Marketers are under enormous pressure today to keep up with customer expectations. Expectations that aren't set by their everyday competitors, but by the world at large where brands like Amazon, Apple, and Netflix establish the new normal in consumers' minds. That means constantly leveling-up our digital experiences, sussing out the latest Marketing Technology (Martech) where hundreds (if not thousands) of vendors with shiny new tools emerge almost daily, promising better targeting, increased conversions, and improved efficiencies.
Some time ago, enterprise marketers (and IT, too) bought into the idea that they could buy a single, heavyweight, integrated digital experience platform from one vendor, such as Adobe. This platform would serve as the hub of all their digital experiences, powering their entire portfolio of websites and digital properties. The goal was to gain corporate control, achieve consistency, and simplify governance across regions, divisions, and sub-brands.
However, in most cases, they failed. What was in all fairness a noble plan, backfired because of the cost, complexity of implementation, and rigidity of the monolithic platforms they chose.
Ready. Set. Launch. Upgrade?!
Because of the long timelines (usually 18-24 months) required for launching an enterprise website on an unwieldly platform like Adobe, by the time a site is live, the version of software it was launched on is likely already out of date.
At that time, companies must decide whether to upgrade to the latest version, or migrate the remainder of sites over on the same (now older) version. This conundrum usually results in companies getting stuck in perpetual upgrade cycles that make it nearly impossible to finish the project they started. It's a common trap that prevents brands from successfully migrating all their sites to the new platform.
Because of all these factors and more, companies that choose Adobe (or an equally rigid, behemoth platform) usually end up only moving a portion of the websites over that they had originally scoped, leaving the remaining ones scattered across a bevy of legacy solutions, waiting for their turn to be migrated over to the (ahem) promised land.
In the meantime, other stakeholders and divisions within the company may need to rebrand, launch new products, stand up microsites, add blogs - you name it - and they can't wait the typical 2 to 3 years it can take for an Adobe implementation. So, out of desperation and pressure to be agile, they find their own cut-rate solutions by standing up lightweight, consumer-grade platforms like WordPress or Umbraco. In a recent study of over 4000 brands with revenue over 500MM in revenue, it's reported that 35% of them are using WordPress in one form or another.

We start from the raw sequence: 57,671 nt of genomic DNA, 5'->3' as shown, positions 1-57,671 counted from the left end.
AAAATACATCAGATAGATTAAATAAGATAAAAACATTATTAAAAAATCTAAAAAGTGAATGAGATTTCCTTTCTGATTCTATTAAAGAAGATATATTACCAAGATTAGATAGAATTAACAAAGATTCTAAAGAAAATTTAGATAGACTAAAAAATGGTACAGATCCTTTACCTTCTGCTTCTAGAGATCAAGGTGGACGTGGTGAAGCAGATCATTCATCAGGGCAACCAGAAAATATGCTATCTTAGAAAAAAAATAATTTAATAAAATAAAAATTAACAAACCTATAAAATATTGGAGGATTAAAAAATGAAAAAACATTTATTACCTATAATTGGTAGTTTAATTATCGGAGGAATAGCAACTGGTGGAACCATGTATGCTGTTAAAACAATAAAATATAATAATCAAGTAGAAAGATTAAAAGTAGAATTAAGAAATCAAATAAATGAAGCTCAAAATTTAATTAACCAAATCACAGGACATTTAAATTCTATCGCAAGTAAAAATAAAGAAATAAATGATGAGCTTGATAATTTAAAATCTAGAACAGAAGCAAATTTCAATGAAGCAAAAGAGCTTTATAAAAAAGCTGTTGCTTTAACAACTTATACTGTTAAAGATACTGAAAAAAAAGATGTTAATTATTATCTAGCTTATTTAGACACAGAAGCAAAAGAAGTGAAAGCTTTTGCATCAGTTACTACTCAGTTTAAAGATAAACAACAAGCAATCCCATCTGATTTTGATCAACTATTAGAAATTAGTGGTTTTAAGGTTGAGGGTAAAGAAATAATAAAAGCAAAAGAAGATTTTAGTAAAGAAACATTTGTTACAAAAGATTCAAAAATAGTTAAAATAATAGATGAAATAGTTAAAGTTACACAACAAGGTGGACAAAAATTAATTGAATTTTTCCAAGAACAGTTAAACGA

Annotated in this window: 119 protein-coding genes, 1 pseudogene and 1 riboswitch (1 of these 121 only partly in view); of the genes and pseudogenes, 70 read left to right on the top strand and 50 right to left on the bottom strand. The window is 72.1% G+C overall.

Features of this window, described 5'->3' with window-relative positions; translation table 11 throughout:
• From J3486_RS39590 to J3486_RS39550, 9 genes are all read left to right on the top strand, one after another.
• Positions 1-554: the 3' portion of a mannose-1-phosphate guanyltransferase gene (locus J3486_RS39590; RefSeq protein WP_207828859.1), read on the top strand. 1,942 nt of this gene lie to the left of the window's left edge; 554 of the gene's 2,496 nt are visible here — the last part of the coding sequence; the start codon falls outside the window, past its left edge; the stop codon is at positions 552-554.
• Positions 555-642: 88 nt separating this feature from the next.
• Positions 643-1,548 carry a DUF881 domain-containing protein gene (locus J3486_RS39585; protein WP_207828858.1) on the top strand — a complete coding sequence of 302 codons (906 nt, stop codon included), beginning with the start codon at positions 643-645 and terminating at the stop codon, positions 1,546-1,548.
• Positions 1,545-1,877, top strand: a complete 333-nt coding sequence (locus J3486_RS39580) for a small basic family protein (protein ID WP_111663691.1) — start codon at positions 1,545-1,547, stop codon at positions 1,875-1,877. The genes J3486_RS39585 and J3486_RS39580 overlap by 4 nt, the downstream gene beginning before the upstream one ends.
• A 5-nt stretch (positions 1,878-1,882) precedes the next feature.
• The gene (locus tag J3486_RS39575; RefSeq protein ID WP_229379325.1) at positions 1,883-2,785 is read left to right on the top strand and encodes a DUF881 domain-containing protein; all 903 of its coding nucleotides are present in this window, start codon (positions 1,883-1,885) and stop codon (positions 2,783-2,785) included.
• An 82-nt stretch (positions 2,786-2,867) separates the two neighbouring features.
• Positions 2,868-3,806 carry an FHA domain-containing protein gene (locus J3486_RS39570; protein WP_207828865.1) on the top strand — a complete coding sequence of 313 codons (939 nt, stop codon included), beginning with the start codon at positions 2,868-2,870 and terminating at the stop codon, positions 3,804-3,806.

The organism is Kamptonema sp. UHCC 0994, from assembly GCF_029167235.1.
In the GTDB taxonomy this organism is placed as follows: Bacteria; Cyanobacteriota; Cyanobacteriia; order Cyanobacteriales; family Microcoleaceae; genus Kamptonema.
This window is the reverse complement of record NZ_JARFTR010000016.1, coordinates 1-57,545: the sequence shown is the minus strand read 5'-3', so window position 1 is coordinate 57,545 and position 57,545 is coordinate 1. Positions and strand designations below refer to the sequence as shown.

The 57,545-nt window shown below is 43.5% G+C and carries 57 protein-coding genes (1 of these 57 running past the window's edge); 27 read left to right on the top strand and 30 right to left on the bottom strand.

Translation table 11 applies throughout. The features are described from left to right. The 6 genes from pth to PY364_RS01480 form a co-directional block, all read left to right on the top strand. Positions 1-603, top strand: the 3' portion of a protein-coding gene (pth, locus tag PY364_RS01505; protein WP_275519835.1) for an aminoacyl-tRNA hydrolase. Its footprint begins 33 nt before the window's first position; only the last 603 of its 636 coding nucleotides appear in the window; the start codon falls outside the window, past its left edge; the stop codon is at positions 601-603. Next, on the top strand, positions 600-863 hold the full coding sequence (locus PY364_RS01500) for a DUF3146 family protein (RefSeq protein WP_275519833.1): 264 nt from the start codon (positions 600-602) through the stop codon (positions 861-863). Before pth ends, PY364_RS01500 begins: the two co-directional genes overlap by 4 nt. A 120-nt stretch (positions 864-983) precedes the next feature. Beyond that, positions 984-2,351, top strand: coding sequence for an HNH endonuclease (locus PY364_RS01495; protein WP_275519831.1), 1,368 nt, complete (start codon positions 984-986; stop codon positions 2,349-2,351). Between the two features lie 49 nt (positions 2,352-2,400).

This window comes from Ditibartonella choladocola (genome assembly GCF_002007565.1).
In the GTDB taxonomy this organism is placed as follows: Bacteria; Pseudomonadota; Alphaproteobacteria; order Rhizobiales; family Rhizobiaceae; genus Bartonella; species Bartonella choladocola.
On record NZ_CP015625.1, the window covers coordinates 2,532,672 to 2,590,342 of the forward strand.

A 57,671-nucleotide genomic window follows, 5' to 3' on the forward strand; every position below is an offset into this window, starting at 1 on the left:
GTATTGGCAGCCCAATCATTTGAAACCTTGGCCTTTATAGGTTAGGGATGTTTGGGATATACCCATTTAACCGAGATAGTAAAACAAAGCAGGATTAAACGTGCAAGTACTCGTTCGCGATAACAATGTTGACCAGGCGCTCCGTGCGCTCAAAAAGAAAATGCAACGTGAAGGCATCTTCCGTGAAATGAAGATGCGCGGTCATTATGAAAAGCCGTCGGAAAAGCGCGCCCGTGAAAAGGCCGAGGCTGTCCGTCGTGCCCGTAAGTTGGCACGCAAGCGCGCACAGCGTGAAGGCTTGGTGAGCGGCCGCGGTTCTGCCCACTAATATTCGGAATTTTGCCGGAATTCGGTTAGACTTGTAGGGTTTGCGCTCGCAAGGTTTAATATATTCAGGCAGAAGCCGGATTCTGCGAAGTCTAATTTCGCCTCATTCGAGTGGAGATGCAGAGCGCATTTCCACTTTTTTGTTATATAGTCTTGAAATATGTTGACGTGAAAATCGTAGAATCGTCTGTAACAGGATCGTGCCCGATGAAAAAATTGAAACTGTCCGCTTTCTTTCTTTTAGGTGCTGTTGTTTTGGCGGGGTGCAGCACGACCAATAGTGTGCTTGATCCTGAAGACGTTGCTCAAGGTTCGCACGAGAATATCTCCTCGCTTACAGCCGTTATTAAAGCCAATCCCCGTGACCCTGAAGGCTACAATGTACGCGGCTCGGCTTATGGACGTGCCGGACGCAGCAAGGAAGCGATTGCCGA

Disparate platforms also contribute to fragmentation of user experience. Every brand sitting in WordPress or on another lightweight CMS creates a silo. They are managed independently, can't share resources, and must be secured and controlled on a one-by-one basis.
Because of the rogue nature in which they came to be, the new websites that sit outside Adobe pose significant cybersecurity risk. In fact, WordPress is one of the most attacked technologies in the world. Attacks on WordPress increased 400% last year, which is 6 times more than any other CMS platform. (Imperva) That's an expensive mistake for a brand.
Perhaps even more concerning, the sites that have been moved over to Adobe may also be vulnerable to cyber threats. That's because when a company isn't on the latest version of a vendor's software, they're likely to be missing security patches that have been released for known vulnerabilities.
The root causes are simple. The majority of CMS vendors aren't really SaaS, although they'd have you believe they are when they refer to their solutions as "available in the Cloud." But the truth is, most have just migrated their on-premise software into a cloud vendor's virtual server. Furthermore, because they aren't SaaS, they don't play well with the other pervasive, mission-critical SaaS platforms, like Salesforce.
A Way Out!
Companies can finally realize their digital transformation vision without getting rid of Adobe or being coerced into working within its unyielding confines. Because of the way Crownpeak was uniquely built, it can be used as a standalone primary CMS or in this case, to augment an existing solution like Adobe at a fraction of the cost.
As the only enterprise SaaS vendor in the CMS market, we've freed big brands stuck on unforgiving, clunky solutions by providing a way to complete their digital transformation ambitions in as few as 90 days. We've even launched customer sites in as little as 4 days. Now that's time to value.
If you're facing a similar challenge, let's talk about how we can help you save face by migrating the rest of your sites to Crownpeak without ripping or replacing any of your legacy applications, worrying about budget overruns, or fearing the potentially devastating impact of upgrades. Our job is to make yours easier, not harder. We do it by giving you agility and control of your digital world so you move as fast as the market demands.
Beverly Dunn Sr. Director - Customer Success
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